Tobacco use remains the number one preventable cause of death in the United States, resulting in significant public health and economic costs. Despite progress in reducing tobacco use through pharmacotherapy and psychotherapy smoking cessation interventions, additional treatment options are still needed to improve treatment effectiveness. As an adjunctive treatment, the U.S. Food and Drug Administration (FDA) recently cleared transcranial magnetic stimulation (TMS), a noninvasive brain stimulation technique, as an aid for smoking cessation in adults. Given that most smoking cessation interventions occur in the primary care setting, this article aims to introduce TMS, to provide an overview of the evidence of TMS for smoking cessation, and to outline the procedures for implementing TMS in the primary care setting when referral to an interventional psychiatrist is not possible. With growing scientific evidence and increasing regulatory approval of TMS for smoking cessation, this novel treatment option is now available for patients who want to quit smoking but have been unsuccessful with pharmacologic approaches.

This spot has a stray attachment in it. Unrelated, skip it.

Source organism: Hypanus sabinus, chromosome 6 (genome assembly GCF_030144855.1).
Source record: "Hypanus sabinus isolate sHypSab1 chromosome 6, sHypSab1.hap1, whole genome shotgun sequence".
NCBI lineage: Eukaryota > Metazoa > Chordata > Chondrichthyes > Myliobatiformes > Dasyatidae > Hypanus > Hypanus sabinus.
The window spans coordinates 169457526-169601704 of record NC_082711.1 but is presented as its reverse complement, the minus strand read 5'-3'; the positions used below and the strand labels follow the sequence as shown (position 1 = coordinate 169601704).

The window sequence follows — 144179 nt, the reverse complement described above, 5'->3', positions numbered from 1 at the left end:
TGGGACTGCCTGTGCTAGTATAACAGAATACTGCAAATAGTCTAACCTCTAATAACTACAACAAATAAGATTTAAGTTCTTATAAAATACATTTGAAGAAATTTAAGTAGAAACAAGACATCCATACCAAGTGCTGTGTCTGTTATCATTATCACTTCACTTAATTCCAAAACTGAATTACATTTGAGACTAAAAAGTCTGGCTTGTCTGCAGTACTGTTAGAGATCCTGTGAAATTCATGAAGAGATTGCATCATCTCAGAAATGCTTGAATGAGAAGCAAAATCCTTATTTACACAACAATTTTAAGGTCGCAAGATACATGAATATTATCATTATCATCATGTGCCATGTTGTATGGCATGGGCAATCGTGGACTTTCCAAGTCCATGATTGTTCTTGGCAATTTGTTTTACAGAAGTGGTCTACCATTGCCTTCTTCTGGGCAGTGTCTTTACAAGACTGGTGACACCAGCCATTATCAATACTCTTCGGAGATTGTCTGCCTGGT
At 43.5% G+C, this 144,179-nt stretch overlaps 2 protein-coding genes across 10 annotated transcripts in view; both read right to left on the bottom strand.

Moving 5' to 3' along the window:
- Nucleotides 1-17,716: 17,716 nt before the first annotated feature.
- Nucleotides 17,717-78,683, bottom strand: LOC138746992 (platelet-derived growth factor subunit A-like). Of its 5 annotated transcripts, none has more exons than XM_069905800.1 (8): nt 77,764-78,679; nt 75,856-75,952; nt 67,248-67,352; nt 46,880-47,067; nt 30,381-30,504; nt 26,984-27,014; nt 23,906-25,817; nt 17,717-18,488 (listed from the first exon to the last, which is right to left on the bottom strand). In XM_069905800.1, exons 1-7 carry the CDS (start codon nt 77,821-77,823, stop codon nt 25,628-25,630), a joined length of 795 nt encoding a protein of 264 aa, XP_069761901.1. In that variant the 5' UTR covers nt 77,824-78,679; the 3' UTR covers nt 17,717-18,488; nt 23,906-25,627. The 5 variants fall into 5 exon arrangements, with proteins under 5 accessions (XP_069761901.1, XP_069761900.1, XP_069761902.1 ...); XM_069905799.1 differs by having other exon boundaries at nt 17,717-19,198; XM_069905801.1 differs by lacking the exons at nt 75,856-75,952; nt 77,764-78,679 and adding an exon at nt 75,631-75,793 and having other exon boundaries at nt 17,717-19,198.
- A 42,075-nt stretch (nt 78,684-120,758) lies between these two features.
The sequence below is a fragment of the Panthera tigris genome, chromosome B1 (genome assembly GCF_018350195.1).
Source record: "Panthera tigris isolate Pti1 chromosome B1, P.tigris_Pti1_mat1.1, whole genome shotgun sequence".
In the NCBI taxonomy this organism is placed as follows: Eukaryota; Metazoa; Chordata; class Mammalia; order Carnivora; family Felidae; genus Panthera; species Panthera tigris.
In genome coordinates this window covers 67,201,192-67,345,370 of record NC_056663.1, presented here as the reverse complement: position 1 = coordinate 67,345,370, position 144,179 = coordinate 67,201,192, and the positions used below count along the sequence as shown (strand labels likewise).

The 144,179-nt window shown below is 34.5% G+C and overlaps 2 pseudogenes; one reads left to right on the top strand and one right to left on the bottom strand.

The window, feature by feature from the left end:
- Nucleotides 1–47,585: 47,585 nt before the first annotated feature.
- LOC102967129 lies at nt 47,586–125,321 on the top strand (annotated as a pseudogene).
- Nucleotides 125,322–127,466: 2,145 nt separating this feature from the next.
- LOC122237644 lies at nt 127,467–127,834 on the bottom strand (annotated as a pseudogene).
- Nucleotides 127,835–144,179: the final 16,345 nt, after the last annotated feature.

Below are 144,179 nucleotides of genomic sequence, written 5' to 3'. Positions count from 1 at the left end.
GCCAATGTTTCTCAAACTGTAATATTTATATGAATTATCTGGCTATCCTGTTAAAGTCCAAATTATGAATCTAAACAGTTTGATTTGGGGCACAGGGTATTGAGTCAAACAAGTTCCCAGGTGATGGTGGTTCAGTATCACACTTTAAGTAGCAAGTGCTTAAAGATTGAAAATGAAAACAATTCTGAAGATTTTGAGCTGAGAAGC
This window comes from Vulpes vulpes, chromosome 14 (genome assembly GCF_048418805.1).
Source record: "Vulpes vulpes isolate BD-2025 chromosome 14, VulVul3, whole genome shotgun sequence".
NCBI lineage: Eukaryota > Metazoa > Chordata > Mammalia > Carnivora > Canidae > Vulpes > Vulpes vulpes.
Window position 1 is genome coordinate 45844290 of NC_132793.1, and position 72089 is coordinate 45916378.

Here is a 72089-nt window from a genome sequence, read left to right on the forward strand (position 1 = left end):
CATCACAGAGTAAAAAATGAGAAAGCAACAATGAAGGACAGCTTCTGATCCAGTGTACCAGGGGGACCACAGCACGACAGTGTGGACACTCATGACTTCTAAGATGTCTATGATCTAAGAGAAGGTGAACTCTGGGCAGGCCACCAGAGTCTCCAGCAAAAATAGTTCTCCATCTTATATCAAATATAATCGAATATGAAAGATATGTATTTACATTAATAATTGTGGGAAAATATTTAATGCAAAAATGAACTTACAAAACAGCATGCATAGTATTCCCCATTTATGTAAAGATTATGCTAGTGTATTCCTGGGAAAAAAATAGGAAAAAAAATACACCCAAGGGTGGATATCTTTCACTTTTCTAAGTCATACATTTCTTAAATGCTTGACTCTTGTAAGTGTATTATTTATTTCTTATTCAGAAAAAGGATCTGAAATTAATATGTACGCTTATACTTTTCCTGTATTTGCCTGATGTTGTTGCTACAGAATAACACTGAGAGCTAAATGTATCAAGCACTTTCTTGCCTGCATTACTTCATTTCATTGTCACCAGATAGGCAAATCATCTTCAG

Copyright © 2021. Published by Elsevier Inc.